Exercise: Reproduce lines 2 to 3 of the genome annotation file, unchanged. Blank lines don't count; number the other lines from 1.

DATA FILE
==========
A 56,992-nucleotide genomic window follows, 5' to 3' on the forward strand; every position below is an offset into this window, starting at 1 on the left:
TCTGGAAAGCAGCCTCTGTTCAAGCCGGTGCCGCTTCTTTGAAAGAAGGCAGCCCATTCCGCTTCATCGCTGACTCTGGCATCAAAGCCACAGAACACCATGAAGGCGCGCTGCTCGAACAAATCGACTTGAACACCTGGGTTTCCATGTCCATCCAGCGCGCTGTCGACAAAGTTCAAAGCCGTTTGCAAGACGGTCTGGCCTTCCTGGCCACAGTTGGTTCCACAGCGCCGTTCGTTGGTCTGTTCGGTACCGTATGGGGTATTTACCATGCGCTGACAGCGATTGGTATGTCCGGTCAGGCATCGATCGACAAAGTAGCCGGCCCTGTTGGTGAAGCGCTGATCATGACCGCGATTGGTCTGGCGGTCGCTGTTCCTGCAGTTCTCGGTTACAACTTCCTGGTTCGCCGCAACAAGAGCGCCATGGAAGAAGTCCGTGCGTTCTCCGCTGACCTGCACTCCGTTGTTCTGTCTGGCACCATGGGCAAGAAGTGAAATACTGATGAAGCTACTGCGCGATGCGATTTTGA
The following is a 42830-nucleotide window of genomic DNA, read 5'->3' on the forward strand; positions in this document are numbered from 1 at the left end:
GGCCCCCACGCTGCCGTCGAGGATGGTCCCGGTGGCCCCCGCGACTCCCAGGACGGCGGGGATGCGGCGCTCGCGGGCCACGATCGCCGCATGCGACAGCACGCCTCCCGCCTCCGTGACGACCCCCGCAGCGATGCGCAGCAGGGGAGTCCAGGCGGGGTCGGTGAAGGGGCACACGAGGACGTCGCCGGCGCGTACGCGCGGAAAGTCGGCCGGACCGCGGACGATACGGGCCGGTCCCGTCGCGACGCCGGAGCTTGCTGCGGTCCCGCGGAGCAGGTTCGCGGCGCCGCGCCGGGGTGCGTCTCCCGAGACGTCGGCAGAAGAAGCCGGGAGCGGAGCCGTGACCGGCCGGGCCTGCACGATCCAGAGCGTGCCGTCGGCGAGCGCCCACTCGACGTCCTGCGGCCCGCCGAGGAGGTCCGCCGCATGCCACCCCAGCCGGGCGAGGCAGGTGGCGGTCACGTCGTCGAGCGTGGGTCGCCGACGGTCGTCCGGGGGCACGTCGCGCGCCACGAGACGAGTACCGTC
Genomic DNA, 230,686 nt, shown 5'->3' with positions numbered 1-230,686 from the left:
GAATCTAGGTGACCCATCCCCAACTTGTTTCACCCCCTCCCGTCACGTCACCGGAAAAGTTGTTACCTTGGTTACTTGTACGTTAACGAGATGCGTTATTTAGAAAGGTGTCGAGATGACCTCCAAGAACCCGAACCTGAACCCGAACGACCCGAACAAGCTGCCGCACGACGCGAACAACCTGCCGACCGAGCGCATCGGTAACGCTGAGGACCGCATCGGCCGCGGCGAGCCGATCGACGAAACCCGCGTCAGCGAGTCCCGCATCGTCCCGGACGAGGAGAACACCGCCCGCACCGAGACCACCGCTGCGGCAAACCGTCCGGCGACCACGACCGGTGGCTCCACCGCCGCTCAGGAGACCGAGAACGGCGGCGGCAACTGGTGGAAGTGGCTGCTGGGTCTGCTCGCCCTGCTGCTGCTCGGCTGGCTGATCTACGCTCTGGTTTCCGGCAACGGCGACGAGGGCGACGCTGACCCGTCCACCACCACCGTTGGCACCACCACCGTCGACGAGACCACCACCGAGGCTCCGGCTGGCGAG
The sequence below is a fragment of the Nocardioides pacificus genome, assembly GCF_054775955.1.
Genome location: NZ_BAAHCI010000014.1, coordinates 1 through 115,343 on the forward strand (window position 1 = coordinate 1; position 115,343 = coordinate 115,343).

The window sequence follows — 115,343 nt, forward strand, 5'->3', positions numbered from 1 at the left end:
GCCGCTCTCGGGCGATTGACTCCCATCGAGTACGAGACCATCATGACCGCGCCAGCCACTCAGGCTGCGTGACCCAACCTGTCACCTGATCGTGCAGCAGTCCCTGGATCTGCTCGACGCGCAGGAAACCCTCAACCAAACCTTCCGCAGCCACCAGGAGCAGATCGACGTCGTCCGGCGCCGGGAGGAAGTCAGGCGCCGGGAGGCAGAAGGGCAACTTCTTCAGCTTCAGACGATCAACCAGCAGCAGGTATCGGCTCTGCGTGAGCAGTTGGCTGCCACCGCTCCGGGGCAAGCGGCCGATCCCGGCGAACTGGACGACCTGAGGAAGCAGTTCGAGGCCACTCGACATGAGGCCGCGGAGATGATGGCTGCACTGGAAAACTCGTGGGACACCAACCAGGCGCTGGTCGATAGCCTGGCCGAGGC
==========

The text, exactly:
TCTGGAAAGCAGCCTCTGTTCAAGCCGGTGCCGCTTCTTTGAAAGAAGGCAGCCCATTCCGCTTCATCGCTGACTCTGGCATCAAAGCCACAGAACACCATGAAGGCGCGCTGCTCGAACAAATCGACTTGAACACCTGGGTTTCCATGTCCATCCAGCGCGCTGTCGACAAAGTTCAAAGCCGTTTGCAAGACGGTCTGGCCTTCCTGGCCACAGTTGGTTCCACAGCGCCGTTCGTTGGTCTGTTCGGTACCGTATGGGGTATTTACCATGCGCTGACAGCGATTGGTATGTCCGGTCAGGCATCGATCGACAAAGTAGCCGGCCCTGTTGGTGAAGCGCTGATCATGACCGCGATTGGTCTGGCGGTCGCTGTTCCTGCAGTTCTCGGTTACAACTTCCTGGTTCGCCGCAACAAGAGCGCCATGGAAGAAGTCCGTGCGTTCTCCGCTGACCTGCACTCCGTTGTTCTGTCTGGCACCATGGGCAAGAAGTGAAATACTGATGAAGCTACTGCGCGATGCGATTTTGA
The following is a 42830-nucleotide window of genomic DNA, read 5'->3' on the forward strand; positions in this document are numbered from 1 at the left end: